Eastern Europe has one of the richest basketball traditions among the international game. Since the early 1990’s, a number of Eastern European ballers have taken their talents overseas and brought their unique skill sets to the NBA game.
Let’s take a look at who would be on the NBA’s First Team All-Eastern Europe:
PG Goran Dragic, Slovenia (2008-present)
For as many great Eastern European players that have played in the NBA, it’s rather surprising that so few of them are guards. Goran Dragic is undoubtedly the best Eastern European point guard to ever play in the NBA (sorry, Jiri Welsch).
Dragic first made a name for himself in the NBA with an incredible fourth quarter performance against the San Antonio Spurs in the playoffs while with the Phoenix Suns in which he scored 23 fourth quarter points and went 5/5 from beyond the three-point line.
Dragic’s career didn’t truly take off though until his second stint with the Suns in 2014 when he was named the NBA’s most improved player, averaging a career-best 20.3 points per game and 5.9 assists per game while shooting over 50% from the field. He became the sixth player ever — alongside Jeff Hornacek, Drazen Petrovic, LeBron James, Dirk Nowitzki, and Kevin Durant — to average 20+ points per game, shoot 50%+ from the field, and shoot 40%+ from beyond the arc. Dragic is now the starting point guard with the Miami Heat and signed a five-year, $90 million contract with them in 2015.
Honorable mention: Beno Udrih
SG Drazen Petrovic Croatia, 1989-1993
We don’t need to get too much into Drazen’s pre-NBA career or the circumstances surrounding his tragic death in a car accident in 1993 when he was on the verge of NBA super stardom. If you haven’t seen the “Once Brothers” ESPN 30 for 30 documentary about him and Vlade Divac, then watch it. It’s one of the best ones out there.
Widely regarded as the greatest European basketball player of all-time, Petrovic likely would have gone down as one of the NBA’s all-time great guards if not for his death in 1993 at the age of 29. In his final season with the New Jersey Nets, Petrovic was scoring at a 22.3 points per game clip to go along with a field goal percentage of 51.8% and a ridiculous three-point percentage of 44.9%. To put that in perspective, Steph Curry — who doesn’t miss like ever — is shooting 44.3% from the three-point line in 2015-2016.
Here’s Drazen going head-to-head with Michael Jordan:
His number three was retired by the New Jersey Nets following his tragic death and he was inducted into the Hall of Fame in 2002.
Honorable Mentions: Sarunas Marciulionis, Marko Jaric (only because of Adriana Lima)
SF Peja Stojakovic, Serbia (born in Croatia) (1998-2011)
One of the deadliest outside shooters the league has ever seen, Peja has game both on and off the court. I’ve always said that if I could be re-born, it would be as an Eastern European baller. So much game off the court.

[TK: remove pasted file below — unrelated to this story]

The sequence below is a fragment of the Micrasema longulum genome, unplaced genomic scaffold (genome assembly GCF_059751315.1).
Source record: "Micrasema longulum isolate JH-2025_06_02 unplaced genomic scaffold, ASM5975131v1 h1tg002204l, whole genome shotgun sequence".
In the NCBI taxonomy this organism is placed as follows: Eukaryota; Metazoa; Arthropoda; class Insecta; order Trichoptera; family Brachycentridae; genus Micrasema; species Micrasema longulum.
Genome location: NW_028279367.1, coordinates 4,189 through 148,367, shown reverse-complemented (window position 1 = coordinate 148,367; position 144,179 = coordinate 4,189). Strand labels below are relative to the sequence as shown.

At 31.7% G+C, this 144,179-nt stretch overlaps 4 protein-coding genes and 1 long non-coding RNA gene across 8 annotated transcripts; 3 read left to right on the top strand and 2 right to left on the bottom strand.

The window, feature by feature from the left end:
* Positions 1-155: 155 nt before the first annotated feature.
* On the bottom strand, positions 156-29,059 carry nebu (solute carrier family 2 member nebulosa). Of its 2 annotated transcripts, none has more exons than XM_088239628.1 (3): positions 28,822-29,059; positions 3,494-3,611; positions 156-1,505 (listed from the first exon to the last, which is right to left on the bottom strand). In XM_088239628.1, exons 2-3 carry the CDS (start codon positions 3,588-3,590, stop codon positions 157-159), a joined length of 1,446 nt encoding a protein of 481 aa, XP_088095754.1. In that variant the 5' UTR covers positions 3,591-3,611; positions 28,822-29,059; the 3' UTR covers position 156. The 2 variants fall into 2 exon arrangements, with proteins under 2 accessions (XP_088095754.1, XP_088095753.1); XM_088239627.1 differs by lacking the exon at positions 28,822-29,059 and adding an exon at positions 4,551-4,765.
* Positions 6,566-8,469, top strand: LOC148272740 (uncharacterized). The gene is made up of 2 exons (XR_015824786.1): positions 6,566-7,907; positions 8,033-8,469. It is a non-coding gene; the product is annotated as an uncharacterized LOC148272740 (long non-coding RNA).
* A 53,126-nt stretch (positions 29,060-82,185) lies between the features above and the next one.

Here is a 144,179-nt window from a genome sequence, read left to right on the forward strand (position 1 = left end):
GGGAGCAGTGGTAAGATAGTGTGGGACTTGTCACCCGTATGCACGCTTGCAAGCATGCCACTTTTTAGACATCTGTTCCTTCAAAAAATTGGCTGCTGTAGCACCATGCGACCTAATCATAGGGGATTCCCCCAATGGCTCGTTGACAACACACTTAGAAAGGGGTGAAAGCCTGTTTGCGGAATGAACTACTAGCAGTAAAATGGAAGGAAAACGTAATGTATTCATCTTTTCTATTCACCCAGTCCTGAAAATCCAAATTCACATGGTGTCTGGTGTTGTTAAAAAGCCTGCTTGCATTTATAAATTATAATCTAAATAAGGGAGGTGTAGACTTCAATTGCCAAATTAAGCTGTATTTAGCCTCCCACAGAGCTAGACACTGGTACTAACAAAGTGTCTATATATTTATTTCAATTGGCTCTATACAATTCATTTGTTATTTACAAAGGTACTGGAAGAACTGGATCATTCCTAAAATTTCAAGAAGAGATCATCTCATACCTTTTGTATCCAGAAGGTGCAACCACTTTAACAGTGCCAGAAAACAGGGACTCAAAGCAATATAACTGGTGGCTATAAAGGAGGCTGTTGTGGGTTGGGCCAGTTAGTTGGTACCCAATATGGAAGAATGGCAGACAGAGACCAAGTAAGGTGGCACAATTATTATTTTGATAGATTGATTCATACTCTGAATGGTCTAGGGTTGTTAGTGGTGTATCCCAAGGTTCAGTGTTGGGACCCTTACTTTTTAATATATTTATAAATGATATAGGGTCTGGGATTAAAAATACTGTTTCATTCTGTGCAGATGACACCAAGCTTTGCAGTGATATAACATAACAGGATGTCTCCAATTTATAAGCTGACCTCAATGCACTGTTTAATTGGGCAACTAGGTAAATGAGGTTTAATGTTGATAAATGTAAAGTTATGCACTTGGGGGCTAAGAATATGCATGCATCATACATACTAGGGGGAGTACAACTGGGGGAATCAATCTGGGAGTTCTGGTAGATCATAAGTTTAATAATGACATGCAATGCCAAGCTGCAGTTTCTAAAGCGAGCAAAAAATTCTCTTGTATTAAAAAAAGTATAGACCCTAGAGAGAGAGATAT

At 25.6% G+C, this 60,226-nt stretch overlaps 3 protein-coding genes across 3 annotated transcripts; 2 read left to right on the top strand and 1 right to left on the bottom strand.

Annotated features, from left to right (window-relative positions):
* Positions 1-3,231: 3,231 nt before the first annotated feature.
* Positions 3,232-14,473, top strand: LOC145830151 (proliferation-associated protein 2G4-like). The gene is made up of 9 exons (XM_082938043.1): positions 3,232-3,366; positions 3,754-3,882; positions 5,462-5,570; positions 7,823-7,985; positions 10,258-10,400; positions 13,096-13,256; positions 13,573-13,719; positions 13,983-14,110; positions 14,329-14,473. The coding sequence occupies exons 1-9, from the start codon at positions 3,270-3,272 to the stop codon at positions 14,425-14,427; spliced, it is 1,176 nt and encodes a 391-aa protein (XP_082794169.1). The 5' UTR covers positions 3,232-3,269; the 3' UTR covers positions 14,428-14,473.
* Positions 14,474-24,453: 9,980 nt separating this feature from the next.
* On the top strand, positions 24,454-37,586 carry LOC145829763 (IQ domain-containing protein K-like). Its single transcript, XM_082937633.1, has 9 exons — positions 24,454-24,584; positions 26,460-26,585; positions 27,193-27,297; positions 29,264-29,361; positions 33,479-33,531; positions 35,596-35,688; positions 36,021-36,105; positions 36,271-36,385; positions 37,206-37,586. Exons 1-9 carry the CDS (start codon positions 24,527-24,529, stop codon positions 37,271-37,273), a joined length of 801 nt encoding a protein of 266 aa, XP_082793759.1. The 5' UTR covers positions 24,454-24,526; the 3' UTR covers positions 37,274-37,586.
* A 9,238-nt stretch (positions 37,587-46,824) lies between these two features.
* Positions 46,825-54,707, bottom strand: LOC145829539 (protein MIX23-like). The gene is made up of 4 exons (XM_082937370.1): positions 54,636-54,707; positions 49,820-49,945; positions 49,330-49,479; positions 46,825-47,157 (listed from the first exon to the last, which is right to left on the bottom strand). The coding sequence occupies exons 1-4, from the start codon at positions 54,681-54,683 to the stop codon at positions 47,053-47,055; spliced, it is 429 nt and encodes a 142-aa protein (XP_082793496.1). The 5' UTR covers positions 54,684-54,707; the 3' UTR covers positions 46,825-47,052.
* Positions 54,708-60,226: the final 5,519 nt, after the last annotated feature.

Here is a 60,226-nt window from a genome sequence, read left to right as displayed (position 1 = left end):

The 14th overall pick in the 1996 NBA draft, Peja ranks 10th all-time in three pointers made with 1,760 and was one of the key members of those great early 2000’s Sacramento Kings teams. Also, he gets some bonus points for being an incredible video game player. He wasn’t only known for his shooting though.
Peja was a 3x All-Star, 2x three-point shooting champion, and NBA champion with the Dallas Mavericks in 2011. Stojakovic wasn’t only a high volume three-point shooter, but an efficient one as well with a career three-point percentage above 40%. His 2003-2004 season with the Kings was one for the ages as he finished second in the league in scoring (24.2 ppg) with a field goal percentage of 48% and he played over 40 minutes per game.
Peja now works as the director of player personnel for the Kings.
Honorable Mention: Andrei Kirilenko
PF Toni Kukoc Croatia (1993-2006)
The Croatian Sensation was drafted in 1990 by the Bulls, but didn’t report to the team until 1993 after the Bulls’ first three-peat. That was OK though because Kukoc would only have to wait two seasons before claiming his first NBA championship when Michael Jordan came out of baseball retirement and he already had a clutch playoff moment on his resume.
The 3x NBA champion and 13-year NBA veteran was the immensely valuable sixth man for the Bulls during their second three-peat and won the Sixth Man of the Year award during the Bulls 72-10 season in 1995-1996. Kukoc was known as more of a finesse player despite being about 6-foot-11 with excellent court vision, passing abilities, and a solid outside jumper.
Honorable mention: Kristaps Porzingis (may very well end up in this spot)
C Vlade Divac, Serbia (1989-2005)
The man, the myth, the legend. The inspiration of my original blog Leaveit2divac.com and the only reason why you are reading this at this very moment. One of my all-time favorite players ever and my chosen alias, Vlade Divac is the most iconic Eastern European player of our generation. A 1989 draft pick of the Lakers, Vlade began the exodus of international stars to the NBA and was the most wanted European big man behind the “Lithuanian Legend” Arvydas Sabonis.
Vlade had a legendary career that included some major flopping, a trade for Kobe Bryant, half-time smoke breaks, widespread humanitarian efforts, and some incredible seasons in the early 2000’s with the Sacramento Kings. Divac is one of seven players in NBA history to have 13,000 points, 9,000 rebounds, 3,000 assists, and 1,500 blocked shots as you would be hard-pressed to find as versatile of a seven-footer in NBA history. Divac may be the only seven-footer known more for his passing skills than any other part of his game.
Now, Vlade is back with the Kings as general manager and may be on the verge of leading the Kings to their first playoff berth since he was running the floor back in 2005-2006. Oh yeah, and he also hit this half-court shot last season at a Lakers game.
And he was the voice of the app, Waze.
Vlade’s the best.
Honorable mentions: Arvydas Sabonis, Zydrunas Ilgauskas